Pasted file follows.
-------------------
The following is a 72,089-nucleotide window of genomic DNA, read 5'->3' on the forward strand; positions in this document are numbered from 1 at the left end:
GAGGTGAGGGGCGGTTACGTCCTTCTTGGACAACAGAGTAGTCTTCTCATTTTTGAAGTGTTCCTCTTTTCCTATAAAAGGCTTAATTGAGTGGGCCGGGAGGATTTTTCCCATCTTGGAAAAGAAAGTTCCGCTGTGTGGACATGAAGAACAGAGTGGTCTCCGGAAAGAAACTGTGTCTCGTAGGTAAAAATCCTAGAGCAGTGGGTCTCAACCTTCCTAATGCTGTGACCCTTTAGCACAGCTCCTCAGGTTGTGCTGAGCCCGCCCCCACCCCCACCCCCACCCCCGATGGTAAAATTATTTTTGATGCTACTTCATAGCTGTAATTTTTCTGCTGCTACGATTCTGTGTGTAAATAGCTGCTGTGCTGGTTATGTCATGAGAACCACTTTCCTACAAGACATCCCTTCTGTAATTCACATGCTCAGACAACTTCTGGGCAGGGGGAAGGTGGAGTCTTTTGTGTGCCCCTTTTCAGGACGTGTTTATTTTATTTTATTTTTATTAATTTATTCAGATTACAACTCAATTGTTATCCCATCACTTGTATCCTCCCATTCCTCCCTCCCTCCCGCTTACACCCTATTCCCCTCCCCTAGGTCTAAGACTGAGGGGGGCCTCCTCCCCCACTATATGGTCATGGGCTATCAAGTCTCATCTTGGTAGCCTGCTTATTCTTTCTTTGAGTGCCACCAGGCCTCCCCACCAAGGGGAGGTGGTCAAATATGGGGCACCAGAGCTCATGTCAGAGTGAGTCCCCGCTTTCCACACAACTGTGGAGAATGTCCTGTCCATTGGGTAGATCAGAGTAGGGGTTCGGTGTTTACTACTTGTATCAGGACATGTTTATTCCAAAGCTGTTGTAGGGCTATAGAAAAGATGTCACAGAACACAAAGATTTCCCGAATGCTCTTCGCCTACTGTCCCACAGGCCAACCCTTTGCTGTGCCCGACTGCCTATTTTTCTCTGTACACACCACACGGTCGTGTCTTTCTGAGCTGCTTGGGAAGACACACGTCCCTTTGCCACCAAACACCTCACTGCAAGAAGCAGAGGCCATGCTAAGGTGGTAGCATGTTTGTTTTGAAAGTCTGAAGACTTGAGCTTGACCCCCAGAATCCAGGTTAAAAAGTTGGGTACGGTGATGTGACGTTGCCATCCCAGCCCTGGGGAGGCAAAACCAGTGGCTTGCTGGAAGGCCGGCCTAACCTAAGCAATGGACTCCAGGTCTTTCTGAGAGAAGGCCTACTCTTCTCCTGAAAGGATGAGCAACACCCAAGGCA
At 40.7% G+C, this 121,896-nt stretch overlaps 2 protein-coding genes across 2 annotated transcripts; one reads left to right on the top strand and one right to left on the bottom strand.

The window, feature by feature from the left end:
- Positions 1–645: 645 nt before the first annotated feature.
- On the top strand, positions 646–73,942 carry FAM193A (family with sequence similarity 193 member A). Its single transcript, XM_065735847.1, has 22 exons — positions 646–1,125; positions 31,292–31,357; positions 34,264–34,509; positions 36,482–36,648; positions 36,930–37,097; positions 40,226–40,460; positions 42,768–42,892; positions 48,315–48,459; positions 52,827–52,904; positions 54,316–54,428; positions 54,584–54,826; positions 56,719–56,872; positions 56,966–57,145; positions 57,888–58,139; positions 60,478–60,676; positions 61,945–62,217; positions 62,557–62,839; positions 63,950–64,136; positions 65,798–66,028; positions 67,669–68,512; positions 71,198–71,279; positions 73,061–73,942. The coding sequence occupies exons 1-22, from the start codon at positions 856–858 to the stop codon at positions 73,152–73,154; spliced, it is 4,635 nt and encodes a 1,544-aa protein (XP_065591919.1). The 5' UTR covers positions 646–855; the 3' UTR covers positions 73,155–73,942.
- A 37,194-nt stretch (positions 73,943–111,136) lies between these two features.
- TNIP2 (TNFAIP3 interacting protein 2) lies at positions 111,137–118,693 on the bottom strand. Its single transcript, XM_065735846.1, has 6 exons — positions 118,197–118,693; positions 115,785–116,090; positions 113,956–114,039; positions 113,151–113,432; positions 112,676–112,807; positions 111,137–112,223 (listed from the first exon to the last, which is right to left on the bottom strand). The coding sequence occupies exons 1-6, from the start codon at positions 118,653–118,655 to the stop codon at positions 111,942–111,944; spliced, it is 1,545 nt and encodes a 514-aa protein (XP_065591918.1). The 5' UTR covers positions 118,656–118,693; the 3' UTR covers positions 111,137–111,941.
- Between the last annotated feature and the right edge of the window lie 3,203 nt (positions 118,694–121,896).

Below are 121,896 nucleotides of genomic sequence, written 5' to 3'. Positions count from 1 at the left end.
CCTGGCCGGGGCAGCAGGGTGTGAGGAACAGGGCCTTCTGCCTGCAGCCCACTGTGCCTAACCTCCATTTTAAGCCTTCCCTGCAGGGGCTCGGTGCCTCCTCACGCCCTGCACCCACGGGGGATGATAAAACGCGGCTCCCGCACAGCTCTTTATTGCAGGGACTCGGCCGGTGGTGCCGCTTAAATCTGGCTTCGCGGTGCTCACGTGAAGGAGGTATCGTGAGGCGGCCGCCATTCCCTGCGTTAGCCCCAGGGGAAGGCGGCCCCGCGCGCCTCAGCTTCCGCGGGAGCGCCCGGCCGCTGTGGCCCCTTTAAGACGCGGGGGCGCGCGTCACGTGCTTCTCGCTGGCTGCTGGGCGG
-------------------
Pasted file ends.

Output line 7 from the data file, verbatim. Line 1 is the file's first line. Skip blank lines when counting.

- A 37,194-nt stretch (positions 73,943–111,136) lies between these two features.